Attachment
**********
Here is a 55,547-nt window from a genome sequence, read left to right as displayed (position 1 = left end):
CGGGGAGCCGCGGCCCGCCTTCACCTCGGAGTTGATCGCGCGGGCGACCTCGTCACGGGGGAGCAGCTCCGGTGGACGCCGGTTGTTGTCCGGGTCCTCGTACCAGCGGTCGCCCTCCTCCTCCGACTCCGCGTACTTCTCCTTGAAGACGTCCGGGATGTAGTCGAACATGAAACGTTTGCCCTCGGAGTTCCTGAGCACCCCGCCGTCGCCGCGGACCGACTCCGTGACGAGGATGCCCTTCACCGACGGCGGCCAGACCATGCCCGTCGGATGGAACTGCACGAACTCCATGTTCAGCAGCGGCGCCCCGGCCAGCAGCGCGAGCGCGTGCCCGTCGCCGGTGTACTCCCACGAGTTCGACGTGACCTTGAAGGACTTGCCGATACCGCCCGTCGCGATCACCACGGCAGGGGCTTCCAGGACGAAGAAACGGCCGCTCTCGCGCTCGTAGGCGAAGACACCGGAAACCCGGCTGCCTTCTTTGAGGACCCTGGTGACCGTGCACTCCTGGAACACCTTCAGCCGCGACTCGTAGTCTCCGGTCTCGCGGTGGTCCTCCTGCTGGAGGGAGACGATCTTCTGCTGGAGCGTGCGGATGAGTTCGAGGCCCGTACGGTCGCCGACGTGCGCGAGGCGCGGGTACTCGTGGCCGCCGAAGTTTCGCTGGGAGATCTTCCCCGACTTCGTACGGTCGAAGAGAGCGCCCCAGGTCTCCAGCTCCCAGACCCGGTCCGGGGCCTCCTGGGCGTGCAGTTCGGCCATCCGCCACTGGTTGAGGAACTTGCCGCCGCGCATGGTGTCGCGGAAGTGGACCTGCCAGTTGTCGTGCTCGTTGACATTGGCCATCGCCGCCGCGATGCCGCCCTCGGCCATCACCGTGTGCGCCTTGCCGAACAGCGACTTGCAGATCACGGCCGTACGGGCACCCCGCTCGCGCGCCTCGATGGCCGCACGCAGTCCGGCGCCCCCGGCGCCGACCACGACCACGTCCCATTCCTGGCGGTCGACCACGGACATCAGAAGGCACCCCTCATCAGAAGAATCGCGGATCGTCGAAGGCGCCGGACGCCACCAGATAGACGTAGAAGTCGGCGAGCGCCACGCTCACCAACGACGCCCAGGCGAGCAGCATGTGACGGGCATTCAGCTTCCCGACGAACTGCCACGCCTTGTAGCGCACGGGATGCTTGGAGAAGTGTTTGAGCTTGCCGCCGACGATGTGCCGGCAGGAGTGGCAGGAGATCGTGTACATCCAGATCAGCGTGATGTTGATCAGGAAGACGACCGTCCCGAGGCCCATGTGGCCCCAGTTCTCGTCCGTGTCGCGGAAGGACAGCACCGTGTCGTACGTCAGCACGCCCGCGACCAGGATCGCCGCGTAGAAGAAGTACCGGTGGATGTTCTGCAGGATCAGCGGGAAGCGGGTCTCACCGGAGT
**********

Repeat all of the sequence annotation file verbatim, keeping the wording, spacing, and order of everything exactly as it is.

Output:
Here is a 55,547-nt window from a genome sequence, read left to right as displayed (position 1 = left end):
CGGGGAGCCGCGGCCCGCCTTCACCTCGGAGTTGATCGCGCGGGCGACCTCGTCACGGGGGAGCAGCTCCGGTGGACGCCGGTTGTTGTCCGGGTCCTCGTACCAGCGGTCGCCCTCCTCCTCCGACTCCGCGTACTTCTCCTTGAAGACGTCCGGGATGTAGTCGAACATGAAACGTTTGCCCTCGGAGTTCCTGAGCACCCCGCCGTCGCCGCGGACCGACTCCGTGACGAGGATGCCCTTCACCGACGGCGGCCAGACCATGCCCGTCGGATGGAACTGCACGAACTCCATGTTCAGCAGCGGCGCCCCGGCCAGCAGCGCGAGCGCGTGCCCGTCGCCGGTGTACTCCCACGAGTTCGACGTGACCTTGAAGGACTTGCCGATACCGCCCGTCGCGATCACCACGGCAGGGGCTTCCAGGACGAAGAAACGGCCGCTCTCGCGCTCGTAGGCGAAGACACCGGAAACCCGGCTGCCTTCTTTGAGGACCCTGGTGACCGTGCACTCCTGGAACACCTTCAGCCGCGACTCGTAGTCTCCGGTCTCGCGGTGGTCCTCCTGCTGGAGGGAGACGATCTTCTGCTGGAGCGTGCGGATGAGTTCGAGGCCCGTACGGTCGCCGACGTGCGCGAGGCGCGGGTACTCGTGGCCGCCGAAGTTTCGCTGGGAGATCTTCCCCGACTTCGTACGGTCGAAGAGAGCGCCCCAGGTCTCCAGCTCCCAGACCCGGTCCGGGGCCTCCTGGGCGTGCAGTTCGGCCATCCGCCACTGGTTGAGGAACTTGCCGCCGCGCATGGTGTCGCGGAAGTGGACCTGCCAGTTGTCGTGCTCGTTGACATTGGCCATCGCCGCCGCGATGCCGCCCTCGGCCATCACCGTGTGCGCCTTGCCGAACAGCGACTTGCAGATCACGGCCGTACGGGCACCCCGCTCGCGCGCCTCGATGGCCGCACGCAGTCCGGCGCCCCCGGCGCCGACCACGACCACGTCCCATTCCTGGCGGTCGACCACGGACATCAGAAGGCACCCCTCATCAGAAGAATCGCGGATCGTCGAAGGCGCCGGACGCCACCAGATAGACGTAGAAGTCGGCGAGCGCCACGCTCACCAACGACGCCCAGGCGAGCAGCATGTGACGGGCATTCAGCTTCCCGACGAACTGCCACGCCTTGTAGCGCACGGGATGCTTGGAGAAGTGTTTGAGCTTGCCGCCGACGATGTGCCGGCAGGAGTGGCAGGAGATCGTGTACATCCAGATCAGCGTGATGTTGATCAGGAAGACGACCGTCCCGAGGCCCATGTGGCCCCAGTTCTCGTCCGTGTCGCGGAAGGACAGCACCGTGTCGTACGTCAGCACGCCCGCGACCAGGATCGCCGCGTAGAAGAAGTACCGGTGGATGTTCTGCAGGATCAGCGGGAAGCGGGTCTCACCGGAGT